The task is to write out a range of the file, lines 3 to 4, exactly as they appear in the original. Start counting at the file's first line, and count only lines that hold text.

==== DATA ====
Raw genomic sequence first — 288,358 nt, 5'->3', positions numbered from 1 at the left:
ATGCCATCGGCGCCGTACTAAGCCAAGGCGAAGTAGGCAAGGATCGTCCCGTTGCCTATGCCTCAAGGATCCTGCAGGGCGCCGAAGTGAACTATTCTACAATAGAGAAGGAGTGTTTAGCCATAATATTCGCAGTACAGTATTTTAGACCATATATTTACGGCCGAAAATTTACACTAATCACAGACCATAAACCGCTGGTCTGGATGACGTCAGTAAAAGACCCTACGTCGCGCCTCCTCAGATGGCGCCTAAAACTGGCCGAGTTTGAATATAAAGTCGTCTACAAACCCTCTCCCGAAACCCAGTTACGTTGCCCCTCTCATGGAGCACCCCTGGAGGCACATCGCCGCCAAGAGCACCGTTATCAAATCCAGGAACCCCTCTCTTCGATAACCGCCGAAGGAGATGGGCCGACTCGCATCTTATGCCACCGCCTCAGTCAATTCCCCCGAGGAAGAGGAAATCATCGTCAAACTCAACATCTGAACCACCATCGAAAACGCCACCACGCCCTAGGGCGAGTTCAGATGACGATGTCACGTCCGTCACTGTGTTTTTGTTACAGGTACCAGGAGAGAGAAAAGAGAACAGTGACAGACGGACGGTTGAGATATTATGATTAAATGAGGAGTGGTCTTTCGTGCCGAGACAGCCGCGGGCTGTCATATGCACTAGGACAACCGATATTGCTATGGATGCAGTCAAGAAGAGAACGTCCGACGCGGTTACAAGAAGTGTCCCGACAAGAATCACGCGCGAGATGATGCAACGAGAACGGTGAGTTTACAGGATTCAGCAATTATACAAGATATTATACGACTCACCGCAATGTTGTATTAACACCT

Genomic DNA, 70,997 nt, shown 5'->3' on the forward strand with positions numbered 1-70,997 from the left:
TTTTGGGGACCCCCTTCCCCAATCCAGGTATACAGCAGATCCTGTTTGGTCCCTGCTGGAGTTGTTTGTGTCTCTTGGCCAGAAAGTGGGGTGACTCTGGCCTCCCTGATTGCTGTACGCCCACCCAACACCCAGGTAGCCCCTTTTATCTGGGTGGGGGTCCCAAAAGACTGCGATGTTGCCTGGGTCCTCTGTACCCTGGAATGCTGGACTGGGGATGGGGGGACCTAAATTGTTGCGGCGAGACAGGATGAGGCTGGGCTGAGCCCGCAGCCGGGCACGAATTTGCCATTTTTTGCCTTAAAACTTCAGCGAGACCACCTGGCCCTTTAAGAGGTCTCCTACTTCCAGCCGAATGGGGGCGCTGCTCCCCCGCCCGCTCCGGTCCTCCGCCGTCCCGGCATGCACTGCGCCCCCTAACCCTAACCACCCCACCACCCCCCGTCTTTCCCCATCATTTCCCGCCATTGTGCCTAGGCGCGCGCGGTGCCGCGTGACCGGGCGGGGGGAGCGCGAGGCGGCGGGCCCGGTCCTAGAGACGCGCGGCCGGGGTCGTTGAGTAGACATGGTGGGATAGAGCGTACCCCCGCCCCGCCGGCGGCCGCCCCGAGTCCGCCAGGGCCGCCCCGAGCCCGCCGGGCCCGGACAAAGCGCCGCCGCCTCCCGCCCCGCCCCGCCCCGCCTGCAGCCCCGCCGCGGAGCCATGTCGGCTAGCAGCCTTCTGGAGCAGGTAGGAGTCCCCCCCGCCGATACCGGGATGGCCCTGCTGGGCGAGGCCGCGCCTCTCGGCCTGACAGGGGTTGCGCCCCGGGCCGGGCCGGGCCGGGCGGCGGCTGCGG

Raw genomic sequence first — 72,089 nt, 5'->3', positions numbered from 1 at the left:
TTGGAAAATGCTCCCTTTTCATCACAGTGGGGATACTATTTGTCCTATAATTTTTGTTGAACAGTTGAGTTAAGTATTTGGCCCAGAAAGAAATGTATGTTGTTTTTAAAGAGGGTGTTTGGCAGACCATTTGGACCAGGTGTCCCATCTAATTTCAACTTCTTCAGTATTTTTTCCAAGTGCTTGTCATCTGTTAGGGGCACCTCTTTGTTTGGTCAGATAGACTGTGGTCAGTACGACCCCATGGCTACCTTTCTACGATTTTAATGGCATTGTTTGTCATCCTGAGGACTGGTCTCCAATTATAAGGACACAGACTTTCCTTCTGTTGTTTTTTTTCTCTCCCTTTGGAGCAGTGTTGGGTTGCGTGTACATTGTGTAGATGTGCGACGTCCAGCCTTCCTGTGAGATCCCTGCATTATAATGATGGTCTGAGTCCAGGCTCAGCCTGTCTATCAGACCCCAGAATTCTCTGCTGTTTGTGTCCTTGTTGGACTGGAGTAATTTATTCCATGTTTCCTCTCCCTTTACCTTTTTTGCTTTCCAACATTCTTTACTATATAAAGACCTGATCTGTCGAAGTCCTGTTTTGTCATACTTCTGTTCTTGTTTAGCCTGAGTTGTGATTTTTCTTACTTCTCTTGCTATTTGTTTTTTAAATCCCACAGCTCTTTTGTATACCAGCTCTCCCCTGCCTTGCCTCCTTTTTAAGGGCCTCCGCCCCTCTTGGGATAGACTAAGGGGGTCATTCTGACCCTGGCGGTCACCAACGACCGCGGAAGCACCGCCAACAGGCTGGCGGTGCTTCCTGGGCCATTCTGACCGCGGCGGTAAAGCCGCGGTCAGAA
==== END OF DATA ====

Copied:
Genomic DNA, 70,997 nt, shown 5'->3' on the forward strand with positions numbered 1-70,997 from the left:
TTTTGGGGACCCCCTTCCCCAATCCAGGTATACAGCAGATCCTGTTTGGTCCCTGCTGGAGTTGTTTGTGTCTCTTGGCCAGAAAGTGGGGTGACTCTGGCCTCCCTGATTGCTGTACGCCCACCCAACACCCAGGTAGCCCCTTTTATCTGGGTGGGGGTCCCAAAAGACTGCGATGTTGCCTGGGTCCTCTGTACCCTGGAATGCTGGACTGGGGATGGGGGGACCTAAATTGTTGCGGCGAGACAGGATGAGGCTGGGCTGAGCCCGCAGCCGGGCACGAATTTGCCATTTTTTGCCTTAAAACTTCAGCGAGACCACCTGGCCCTTTAAGAGGTCTCCTACTTCCAGCCGAATGGGGGCGCTGCTCCCCCGCCCGCTCCGGTCCTCCGCCGTCCCGGCATGCACTGCGCCCCCTAACCCTAACCACCCCACCACCCCCCGTCTTTCCCCATCATTTCCCGCCATTGTGCCTAGGCGCGCGCGGTGCCGCGTGACCGGGCGGGGGGAGCGCGAGGCGGCGGGCCCGGTCCTAGAGACGCGCGGCCGGGGTCGTTGAGTAGACATGGTGGGATAGAGCGTACCCCCGCCCCGCCGGCGGCCGCCCCGAGTCCGCCAGGGCCGCCCCGAGCCCGCCGGGCCCGGACAAAGCGCCGCCGCCTCCCGCCCCGCCCCGCCCCGCCTGCAGCCCCGCCGCGGAGCCATGTCGGCTAGCAGCCTTCTGGAGCAGGTAGGAGTCCCCCCCGCCGATACCGGGATGGCCCTGCTGGGCGAGGCCGCGCCTCTCGGCCTGACAGGGGTTGCGCCCCGGGCCGGGCCGGGCCGGGCGGCGGCTGCGG